I spent my first 21 years living around one of the oldest Hindu Temple neighborhoods in Chennai in Southeastern India. I remember the quiet weekends and empty streets with the occasional tourist bus parked right in front of my home. Tourist travelers from the world over are attracted to one of Chennai’s most treasured and finest examples of temple architecture. As for me, I was across the street and could simply see the temple sitting on my porch. However, the scenes that changed my view of India and that left a caustic ripple in my memory were the images of young girls begging the tourist travelers.
I remember tourist buses offloading weary jet-lagged world travelers energetically making their way into this historical landmark. The temple dedicated to Hindu God Shiva whose admirers even included colonial rulers stopped by Chennai just to get a glimpse of this imposing piece of one of India’s finest masterpieces. However, amidst the magnanimity of this super-structure and it’s history, I vividly remember incessant streams of poor girls carrying young babies, gathering towards what they see as strange people from another world.
Temple rules prohibit the wearing of footwear inside their premises; it is customary to leave them outside. The poor begging girls, however, wait outside the temple barefooted. For them, the heat of poverty that they endure everyday burns through their precious youth every single moment. They cannot afford buy food let alone footwear to cover their feet. They haven’t eaten in days and their only hope rests among the mercy of the unknown tourist folks from another land. The condition of these girls are quite pathetic—their clothes soiled with dust and dirt, faces covered with heat rash and their feet bruised with the searing heat from the tar road. Their eyes, however, sparkle with innocence and hope. A hope that one day and against all odds they can support their babies and themselves and that one day God Shiva’s boundless mercy will eventually permeate through his jasmine garland, thousands of his worshipers and tourist folks across the world. Meanwhile, as the bus driver gets ready to depart, the travelers hurriedly get back to their 70-degree comfort zone and try to escape from an India they tried to avoid. As the bus prepares to leave, the girls begin their chase behind the speeding vehicle in their last efforts that somebody would throw something outside—maybe a half eaten candy bar or a water packet. But alas, they can’t keep up to the diesel-powered luxury bus. The young girl gives up. She might be tired and disappointed but that doesn’t prevent her from hiding the summer sun’s unrelenting heat on her baby. She prays to God Shiva that one day she will be saved. The power of hope is best appreciated by the poorest of the poor, the helpless and the needy.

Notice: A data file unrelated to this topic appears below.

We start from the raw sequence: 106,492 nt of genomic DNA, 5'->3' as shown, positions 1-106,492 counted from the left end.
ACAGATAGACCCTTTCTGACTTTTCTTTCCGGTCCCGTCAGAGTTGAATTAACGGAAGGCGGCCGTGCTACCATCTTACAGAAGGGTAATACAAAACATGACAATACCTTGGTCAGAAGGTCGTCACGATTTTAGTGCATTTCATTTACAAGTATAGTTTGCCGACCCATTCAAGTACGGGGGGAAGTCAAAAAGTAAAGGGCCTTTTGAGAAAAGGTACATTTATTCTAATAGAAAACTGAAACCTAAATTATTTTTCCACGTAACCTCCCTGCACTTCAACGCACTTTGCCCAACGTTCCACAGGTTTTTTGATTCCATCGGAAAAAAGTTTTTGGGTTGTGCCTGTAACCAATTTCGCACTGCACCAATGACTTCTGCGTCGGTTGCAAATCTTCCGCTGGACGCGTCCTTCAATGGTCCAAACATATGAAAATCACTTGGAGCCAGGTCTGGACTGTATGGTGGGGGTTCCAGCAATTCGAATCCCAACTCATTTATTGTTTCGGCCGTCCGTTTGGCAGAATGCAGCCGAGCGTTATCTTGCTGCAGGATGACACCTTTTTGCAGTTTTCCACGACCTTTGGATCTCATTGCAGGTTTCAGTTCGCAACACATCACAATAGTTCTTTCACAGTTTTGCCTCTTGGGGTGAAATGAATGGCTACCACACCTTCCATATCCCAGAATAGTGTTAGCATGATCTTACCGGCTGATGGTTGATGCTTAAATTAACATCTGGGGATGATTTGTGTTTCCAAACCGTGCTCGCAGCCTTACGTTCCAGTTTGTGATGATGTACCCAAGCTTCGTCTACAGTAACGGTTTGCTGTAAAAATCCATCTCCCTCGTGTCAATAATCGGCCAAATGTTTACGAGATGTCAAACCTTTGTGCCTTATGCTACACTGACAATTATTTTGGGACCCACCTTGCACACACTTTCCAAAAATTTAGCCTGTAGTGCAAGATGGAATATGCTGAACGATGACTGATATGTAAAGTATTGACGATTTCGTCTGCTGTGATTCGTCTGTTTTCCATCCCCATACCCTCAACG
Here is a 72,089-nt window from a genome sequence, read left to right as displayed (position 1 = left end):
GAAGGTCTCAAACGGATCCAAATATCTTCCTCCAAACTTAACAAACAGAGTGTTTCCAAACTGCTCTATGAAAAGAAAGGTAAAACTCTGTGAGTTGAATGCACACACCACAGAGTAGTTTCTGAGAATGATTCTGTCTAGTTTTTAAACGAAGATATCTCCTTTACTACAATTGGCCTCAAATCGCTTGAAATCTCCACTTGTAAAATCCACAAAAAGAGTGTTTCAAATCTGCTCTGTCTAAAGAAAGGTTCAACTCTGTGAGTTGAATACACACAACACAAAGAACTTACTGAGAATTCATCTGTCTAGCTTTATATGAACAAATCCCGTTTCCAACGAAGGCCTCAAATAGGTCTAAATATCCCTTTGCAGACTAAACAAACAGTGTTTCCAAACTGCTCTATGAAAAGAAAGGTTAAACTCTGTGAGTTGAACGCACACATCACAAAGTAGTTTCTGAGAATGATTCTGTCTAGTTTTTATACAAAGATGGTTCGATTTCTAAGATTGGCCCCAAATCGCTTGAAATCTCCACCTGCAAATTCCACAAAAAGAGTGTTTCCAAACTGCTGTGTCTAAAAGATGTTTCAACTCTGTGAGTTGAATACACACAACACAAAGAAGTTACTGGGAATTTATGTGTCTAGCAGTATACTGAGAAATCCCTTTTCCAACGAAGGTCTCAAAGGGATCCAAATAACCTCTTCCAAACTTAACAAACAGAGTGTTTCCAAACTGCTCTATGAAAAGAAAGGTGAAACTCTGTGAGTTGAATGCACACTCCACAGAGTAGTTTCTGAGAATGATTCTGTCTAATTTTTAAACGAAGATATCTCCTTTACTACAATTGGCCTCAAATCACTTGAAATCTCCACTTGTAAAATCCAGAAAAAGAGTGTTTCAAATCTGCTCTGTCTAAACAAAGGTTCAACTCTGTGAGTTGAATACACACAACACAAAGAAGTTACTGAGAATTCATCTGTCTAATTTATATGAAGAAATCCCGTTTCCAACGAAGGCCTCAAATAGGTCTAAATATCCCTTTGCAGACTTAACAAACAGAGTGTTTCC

In India, the tourist bus carries people and hope for millions of the nation’s poor girls begging on the streets.
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